The United Nations on Wednesday asked Colombia to ratify the global convention against forced disappearance and allow families of the disappeared to seek justice through international courts.
Cristian Salazar, director of the Colombia’s office for the United Nations High Commissioner for Human Rights (UNHCHR) told newscast CM& that the ratification of the pact would mean that families whose loved ones disappeared are able to report the failure of Colombian justice to solve these cases.
Sarazar said he had met with President Juan Manuel Santos and Congress President Armando Benedetti in Bogota to ask for the ratification of the international treaty.
Last week, Senator Piedad Cordoba, together with human rights groups, handed 10,000 signatures to the government demanding the convention to be signed.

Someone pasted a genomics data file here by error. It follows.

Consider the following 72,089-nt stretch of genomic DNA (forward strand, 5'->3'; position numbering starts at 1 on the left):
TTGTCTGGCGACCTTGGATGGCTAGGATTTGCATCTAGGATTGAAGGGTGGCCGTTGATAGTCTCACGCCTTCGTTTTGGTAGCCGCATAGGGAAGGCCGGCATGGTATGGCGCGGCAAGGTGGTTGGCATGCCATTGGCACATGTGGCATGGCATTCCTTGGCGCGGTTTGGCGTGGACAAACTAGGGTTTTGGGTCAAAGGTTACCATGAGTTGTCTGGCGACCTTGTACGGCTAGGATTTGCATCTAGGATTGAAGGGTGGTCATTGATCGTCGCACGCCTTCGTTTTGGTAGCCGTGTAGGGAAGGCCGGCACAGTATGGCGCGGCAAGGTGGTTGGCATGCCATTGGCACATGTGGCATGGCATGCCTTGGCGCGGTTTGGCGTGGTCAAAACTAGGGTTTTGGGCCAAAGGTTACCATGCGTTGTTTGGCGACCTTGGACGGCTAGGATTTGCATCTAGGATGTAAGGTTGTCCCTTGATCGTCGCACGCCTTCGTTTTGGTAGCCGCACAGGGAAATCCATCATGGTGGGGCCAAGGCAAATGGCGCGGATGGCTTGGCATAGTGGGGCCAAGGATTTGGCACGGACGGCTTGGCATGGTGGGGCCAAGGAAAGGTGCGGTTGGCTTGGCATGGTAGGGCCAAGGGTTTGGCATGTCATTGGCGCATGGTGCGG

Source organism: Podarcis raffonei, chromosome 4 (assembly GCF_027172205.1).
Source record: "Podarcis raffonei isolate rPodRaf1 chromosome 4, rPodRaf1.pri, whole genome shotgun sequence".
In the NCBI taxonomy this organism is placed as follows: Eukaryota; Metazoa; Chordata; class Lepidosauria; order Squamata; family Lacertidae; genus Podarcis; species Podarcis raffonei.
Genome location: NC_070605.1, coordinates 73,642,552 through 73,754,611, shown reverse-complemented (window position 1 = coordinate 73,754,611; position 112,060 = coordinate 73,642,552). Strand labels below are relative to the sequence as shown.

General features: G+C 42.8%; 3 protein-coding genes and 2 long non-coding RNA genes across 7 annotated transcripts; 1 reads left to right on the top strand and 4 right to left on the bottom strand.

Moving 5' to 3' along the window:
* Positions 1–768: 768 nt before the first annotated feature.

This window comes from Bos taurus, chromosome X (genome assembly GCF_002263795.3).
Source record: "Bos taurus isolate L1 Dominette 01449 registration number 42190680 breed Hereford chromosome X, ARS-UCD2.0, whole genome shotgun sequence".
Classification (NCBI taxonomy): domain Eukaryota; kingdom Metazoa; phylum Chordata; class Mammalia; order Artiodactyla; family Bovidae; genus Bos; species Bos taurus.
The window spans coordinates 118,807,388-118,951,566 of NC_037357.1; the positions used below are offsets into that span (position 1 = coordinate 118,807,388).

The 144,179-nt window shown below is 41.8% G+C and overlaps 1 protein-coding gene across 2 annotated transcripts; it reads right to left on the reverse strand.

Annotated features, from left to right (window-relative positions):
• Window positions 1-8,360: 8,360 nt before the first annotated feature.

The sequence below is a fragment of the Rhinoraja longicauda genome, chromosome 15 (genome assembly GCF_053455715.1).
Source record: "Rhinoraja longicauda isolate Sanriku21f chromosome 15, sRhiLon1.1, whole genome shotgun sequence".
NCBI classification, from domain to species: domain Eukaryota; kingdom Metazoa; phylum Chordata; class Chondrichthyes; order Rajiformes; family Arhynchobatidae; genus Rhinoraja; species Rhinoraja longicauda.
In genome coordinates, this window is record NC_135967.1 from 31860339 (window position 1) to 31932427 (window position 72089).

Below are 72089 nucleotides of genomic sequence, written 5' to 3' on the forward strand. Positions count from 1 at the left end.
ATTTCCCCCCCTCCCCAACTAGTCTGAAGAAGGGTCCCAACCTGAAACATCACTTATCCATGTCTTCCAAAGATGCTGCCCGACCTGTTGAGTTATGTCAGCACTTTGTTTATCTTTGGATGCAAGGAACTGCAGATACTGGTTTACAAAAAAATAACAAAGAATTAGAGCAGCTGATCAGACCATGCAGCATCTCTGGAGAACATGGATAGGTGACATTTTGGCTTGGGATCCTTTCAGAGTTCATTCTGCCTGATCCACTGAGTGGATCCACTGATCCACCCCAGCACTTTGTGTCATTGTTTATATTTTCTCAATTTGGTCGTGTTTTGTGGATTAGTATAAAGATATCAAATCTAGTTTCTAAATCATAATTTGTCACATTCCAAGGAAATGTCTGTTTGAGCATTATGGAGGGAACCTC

According to the United Nations, 17,000 Colombians are victim of forced disappearance. The country’s prosecutor general is investigating 50,000 potential cases of people taken from their homes or lands who never returned.
Tthe U.N. defines “enforced disappearance” as “the arrest, detention, abduction or any other form of deprivation of liberty by agents of the State or by persons or groups of persons acting with the authorization, support or acquiescence of the State, followed by a refusal to acknowledge the deprivation of liberty or by concealment of the fate or whereabouts of the disappeared person, which place such a person outside the protection of the law.”
In 2002 Colombia adopted the crime of forced disappearance into its penal code. The Andean nation signed the U.N. convention in 2007 but has not yet ratified it.